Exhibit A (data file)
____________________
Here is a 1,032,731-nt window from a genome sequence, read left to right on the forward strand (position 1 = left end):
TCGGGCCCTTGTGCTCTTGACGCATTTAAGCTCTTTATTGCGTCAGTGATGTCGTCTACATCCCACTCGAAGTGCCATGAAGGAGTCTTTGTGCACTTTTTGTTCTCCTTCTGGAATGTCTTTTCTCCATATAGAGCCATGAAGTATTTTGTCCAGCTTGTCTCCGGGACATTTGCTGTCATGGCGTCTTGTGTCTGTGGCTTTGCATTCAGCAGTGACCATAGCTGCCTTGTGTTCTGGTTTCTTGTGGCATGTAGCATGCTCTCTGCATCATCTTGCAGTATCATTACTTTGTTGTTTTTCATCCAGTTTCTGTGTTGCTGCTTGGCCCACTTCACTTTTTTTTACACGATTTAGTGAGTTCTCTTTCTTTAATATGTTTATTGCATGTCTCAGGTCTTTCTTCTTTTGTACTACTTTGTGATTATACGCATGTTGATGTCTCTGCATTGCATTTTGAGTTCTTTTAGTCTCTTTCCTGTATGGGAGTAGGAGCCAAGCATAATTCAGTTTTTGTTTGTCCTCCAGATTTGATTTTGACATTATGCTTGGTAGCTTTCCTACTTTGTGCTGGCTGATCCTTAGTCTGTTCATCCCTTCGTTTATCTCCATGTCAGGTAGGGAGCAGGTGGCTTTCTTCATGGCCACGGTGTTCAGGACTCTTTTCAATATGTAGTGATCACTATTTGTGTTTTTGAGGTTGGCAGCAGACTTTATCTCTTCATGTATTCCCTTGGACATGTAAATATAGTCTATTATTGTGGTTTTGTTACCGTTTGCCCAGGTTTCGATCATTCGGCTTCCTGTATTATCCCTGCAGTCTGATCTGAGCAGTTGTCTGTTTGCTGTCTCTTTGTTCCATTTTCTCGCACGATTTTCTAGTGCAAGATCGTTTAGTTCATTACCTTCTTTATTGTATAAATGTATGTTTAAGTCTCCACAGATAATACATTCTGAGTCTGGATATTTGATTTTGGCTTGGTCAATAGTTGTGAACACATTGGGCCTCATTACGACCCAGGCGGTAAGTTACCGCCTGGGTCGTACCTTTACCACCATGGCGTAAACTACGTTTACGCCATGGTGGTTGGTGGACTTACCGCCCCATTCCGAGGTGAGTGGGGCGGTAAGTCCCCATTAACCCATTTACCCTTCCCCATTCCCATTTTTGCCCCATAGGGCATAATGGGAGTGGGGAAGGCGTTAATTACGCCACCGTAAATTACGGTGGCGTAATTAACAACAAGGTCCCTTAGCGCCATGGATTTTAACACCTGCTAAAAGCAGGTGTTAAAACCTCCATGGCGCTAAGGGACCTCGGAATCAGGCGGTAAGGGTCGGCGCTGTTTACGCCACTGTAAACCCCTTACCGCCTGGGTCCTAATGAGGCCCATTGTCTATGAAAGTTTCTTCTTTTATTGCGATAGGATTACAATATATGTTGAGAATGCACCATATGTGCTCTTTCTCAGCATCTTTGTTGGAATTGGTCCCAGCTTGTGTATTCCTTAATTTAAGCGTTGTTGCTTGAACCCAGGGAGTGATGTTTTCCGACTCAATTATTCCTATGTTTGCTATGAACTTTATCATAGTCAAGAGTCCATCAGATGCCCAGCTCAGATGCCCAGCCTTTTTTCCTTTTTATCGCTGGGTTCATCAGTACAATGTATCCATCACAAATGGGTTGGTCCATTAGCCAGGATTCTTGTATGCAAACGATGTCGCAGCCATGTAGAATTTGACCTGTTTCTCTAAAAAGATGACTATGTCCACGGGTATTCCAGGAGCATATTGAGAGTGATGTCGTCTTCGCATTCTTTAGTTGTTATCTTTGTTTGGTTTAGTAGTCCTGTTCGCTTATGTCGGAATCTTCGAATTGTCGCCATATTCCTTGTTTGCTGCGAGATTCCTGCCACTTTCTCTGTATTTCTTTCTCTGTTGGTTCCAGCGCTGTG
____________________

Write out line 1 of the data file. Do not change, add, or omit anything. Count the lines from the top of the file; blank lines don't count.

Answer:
Here is a 1,032,731-nt window from a genome sequence, read left to right on the forward strand (position 1 = left end):